Carbon Dioxide
A general view of the Klemetsrud incinerator in Oslo, Norway, January 25, 2016. Reuters/Alister Doyle

Scientists from Southampton University, UK, have found the most unique way to constrain carbon dioxide emissions, and that is to turn them into stone. The researchers found this smart way to cut emissions in the midst of global warming while working in Iceland. They pumped CO2 and water underground into volcanic rock, where reactions with minerals in the deep basalts converted the CO2 to a stable, immobile chalky liquid.

The scientists were highly surprised to find the rate at which the process occurred. According to the study, out of 220 tonnes of carbon dioxide injected, 95 percent converted to limestone in less than a year. The researchers were taken aback by the rapid speed at which the carbon dioxide turned into stone.

“Of our 220 tonnes of injected CO2, 95% was converted to limestone in less than two years. It was a huge surprise to all the scientists involved in the project, and we thought, ‘Wow! This is really fast,’” lead author Juerg Matter said on BBC's Science In Action program.

Global warming is being caused by ever-increasing carbon dioxide levels in Earth’s atmosphere. Hence, the researchers were keen to investigate “carbon capture and storage” solutions. Previously, experts had injected CO2 deep, salty aquifers or sandstone. The sites that were chosen included disused oil and gas wells.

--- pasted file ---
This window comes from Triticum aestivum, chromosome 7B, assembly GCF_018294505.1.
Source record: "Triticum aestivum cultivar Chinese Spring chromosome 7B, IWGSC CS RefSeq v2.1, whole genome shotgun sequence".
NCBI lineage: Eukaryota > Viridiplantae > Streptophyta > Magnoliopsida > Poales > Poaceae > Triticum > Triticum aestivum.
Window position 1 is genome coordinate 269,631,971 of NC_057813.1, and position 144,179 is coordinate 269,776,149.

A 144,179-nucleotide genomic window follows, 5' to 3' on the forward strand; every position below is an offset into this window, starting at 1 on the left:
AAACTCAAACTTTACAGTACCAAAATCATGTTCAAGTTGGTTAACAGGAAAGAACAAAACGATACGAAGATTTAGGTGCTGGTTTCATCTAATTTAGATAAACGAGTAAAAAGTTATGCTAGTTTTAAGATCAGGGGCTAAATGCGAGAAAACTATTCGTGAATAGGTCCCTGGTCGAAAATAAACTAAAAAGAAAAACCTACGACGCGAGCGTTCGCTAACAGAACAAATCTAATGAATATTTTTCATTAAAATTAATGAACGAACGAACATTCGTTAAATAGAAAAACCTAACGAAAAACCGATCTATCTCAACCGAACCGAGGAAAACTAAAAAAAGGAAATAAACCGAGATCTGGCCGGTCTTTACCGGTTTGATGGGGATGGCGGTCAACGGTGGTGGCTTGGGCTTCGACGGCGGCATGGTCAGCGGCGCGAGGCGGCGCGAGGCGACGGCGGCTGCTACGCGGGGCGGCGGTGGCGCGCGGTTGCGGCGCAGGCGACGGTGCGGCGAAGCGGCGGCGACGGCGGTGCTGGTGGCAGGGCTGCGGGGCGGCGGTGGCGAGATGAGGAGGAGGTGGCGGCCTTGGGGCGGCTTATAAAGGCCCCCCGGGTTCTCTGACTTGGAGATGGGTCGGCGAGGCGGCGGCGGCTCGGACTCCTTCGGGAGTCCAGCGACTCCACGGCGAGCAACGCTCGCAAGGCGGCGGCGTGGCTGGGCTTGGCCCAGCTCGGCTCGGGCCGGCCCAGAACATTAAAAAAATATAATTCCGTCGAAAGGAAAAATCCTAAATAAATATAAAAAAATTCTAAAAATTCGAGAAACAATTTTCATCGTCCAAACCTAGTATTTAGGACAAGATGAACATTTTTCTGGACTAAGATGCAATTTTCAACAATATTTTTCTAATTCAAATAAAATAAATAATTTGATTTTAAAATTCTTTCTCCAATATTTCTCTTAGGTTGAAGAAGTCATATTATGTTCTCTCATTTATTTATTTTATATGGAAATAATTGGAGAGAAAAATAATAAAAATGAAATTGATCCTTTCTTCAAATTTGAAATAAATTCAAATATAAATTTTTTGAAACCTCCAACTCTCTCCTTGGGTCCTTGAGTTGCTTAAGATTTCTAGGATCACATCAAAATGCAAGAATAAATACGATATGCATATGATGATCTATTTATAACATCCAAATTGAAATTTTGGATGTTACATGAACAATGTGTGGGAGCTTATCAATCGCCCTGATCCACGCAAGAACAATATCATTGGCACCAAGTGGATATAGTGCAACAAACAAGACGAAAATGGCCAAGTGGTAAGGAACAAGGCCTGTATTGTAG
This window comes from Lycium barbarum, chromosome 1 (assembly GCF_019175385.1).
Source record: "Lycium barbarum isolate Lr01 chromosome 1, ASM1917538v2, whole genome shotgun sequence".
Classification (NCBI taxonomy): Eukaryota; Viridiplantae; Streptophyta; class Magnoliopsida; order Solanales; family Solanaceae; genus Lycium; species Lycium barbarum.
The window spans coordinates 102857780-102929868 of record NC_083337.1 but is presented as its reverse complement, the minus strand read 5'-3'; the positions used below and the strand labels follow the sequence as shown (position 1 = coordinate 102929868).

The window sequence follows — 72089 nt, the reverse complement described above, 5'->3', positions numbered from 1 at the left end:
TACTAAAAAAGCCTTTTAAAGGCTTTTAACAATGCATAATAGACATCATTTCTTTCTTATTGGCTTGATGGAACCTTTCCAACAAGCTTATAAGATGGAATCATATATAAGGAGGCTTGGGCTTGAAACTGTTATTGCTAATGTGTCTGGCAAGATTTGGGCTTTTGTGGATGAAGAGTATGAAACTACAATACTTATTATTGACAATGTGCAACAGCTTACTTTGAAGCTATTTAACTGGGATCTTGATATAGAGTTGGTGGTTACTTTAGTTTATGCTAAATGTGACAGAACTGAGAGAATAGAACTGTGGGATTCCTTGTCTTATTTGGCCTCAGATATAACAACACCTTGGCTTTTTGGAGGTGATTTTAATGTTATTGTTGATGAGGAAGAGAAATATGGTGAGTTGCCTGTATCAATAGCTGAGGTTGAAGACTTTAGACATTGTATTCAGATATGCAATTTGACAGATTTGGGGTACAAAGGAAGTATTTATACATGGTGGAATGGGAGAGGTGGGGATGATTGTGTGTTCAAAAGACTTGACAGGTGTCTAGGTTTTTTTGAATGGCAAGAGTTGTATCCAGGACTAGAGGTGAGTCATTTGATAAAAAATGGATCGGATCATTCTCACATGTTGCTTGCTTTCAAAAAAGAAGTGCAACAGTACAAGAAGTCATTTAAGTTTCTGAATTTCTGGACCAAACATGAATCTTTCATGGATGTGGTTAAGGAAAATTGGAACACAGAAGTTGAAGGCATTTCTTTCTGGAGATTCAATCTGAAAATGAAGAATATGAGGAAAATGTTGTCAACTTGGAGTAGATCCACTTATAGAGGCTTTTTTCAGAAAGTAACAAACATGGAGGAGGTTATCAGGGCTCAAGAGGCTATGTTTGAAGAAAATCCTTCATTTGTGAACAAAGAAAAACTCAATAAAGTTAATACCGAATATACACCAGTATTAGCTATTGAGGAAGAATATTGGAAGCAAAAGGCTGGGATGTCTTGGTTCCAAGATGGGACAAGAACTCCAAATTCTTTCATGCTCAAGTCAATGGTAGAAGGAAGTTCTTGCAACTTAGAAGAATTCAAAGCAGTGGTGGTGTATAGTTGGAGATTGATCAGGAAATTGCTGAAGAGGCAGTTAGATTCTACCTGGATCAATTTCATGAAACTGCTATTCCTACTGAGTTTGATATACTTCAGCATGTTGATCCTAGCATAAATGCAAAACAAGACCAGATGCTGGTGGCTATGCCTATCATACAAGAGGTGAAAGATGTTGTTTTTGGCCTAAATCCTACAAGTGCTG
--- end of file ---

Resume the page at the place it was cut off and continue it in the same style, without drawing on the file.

They had layers of impervious capping rocks to hold down the carbon dioxide. However, risks were always there for the carbon dioxide to leak back into the atmosphere. Therefore, the Carbfix project on Iceland aimed at solidifying unwanted carbon in place.

It found the Hellisheidi geothermal power plant outside Reykjavik a suitable place for mixing waste CO2 with water and sending it hundreds of metres down into volcanic basalts making up much of the North Atlantic island.

The water’s low pH level dissolved the magnesium and calcium ions in the basalts. This in turn reacted with the carbon dioxide to form magnesium and calcium carbonates. In order to check if any of the carbon dioxide was leaking, the scientists tagged the CO2 with a radioactive form of the element, carbon-14. There was no leak detected.

“You can find basalts on every continent and, certainly, you can find them offshore because all the oceanic crust -- so below the seafloor -- is all basaltic rocks. In terms of the availability of basaltic rocks to take care of CO2 emissions globally -- no problem,” Matter told BBC News.